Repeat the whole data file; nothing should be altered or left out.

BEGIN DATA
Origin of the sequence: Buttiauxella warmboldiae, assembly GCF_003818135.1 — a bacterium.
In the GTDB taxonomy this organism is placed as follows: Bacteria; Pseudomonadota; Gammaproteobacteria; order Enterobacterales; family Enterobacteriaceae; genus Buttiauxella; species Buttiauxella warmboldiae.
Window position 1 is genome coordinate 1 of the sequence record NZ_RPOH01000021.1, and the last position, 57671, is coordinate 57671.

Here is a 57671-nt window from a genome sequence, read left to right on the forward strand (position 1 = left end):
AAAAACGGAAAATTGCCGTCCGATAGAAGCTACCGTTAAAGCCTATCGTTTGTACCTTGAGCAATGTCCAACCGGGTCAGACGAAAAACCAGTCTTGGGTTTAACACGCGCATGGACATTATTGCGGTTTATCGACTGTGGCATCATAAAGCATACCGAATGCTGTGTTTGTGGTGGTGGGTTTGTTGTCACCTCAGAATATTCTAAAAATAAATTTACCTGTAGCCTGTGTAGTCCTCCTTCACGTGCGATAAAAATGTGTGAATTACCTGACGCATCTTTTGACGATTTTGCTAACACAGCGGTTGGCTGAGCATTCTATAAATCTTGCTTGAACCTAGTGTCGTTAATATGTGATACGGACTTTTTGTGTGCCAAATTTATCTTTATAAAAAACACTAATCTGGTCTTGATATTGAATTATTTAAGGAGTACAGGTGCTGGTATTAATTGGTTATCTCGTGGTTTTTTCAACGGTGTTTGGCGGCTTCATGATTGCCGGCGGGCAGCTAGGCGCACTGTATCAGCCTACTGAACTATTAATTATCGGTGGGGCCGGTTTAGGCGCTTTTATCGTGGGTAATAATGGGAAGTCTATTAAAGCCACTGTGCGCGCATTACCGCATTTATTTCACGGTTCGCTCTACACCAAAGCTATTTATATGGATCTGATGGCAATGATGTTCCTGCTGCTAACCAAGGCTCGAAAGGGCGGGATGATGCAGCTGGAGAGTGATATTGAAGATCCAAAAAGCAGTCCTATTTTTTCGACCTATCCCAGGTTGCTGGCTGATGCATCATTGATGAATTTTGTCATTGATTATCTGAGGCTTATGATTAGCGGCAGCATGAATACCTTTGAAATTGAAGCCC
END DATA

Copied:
Origin of the sequence: Buttiauxella warmboldiae, assembly GCF_003818135.1 — a bacterium.
In the GTDB taxonomy this organism is placed as follows: Bacteria; Pseudomonadota; Gammaproteobacteria; order Enterobacterales; family Enterobacteriaceae; genus Buttiauxella; species Buttiauxella warmboldiae.
Window position 1 is genome coordinate 1 of the sequence record NZ_RPOH01000021.1, and the last position, 57671, is coordinate 57671.

Here is a 57671-nt window from a genome sequence, read left to right on the forward strand (position 1 = left end):
AAAAACGGAAAATTGCCGTCCGATAGAAGCTACCGTTAAAGCCTATCGTTTGTACCTTGAGCAATGTCCAACCGGGTCAGACGAAAAACCAGTCTTGGGTTTAACACGCGCATGGACATTATTGCGGTTTATCGACTGTGGCATCATAAAGCATACCGAATGCTGTGTTTGTGGTGGTGGGTTTGTTGTCACCTCAGAATATTCTAAAAATAAATTTACCTGTAGCCTGTGTAGTCCTCCTTCACGTGCGATAAAAATGTGTGAATTACCTGACGCATCTTTTGACGATTTTGCTAACACAGCGGTTGGCTGAGCATTCTATAAATCTTGCTTGAACCTAGTGTCGTTAATATGTGATACGGACTTTTTGTGTGCCAAATTTATCTTTATAAAAAACACTAATCTGGTCTTGATATTGAATTATTTAAGGAGTACAGGTGCTGGTATTAATTGGTTATCTCGTGGTTTTTTCAACGGTGTTTGGCGGCTTCATGATTGCCGGCGGGCAGCTAGGCGCACTGTATCAGCCTACTGAACTATTAATTATCGGTGGGGCCGGTTTAGGCGCTTTTATCGTGGGTAATAATGGGAAGTCTATTAAAGCCACTGTGCGCGCATTACCGCATTTATTTCACGGTTCGCTCTACACCAAAGCTATTTATATGGATCTGATGGCAATGATGTTCCTGCTGCTAACCAAGGCTCGAAAGGGCGGGATGATGCAGCTGGAGAGTGATATTGAAGATCCAAAAAGCAGTCCTATTTTTTCGACCTATCCCAGGTTGCTGGCTGATGCATCATTGATGAATTTTGTCATTGATTATCTGAGGCTTATGATTAGCGGCAGCATGAATACCTTTGAAATTGAAGCCC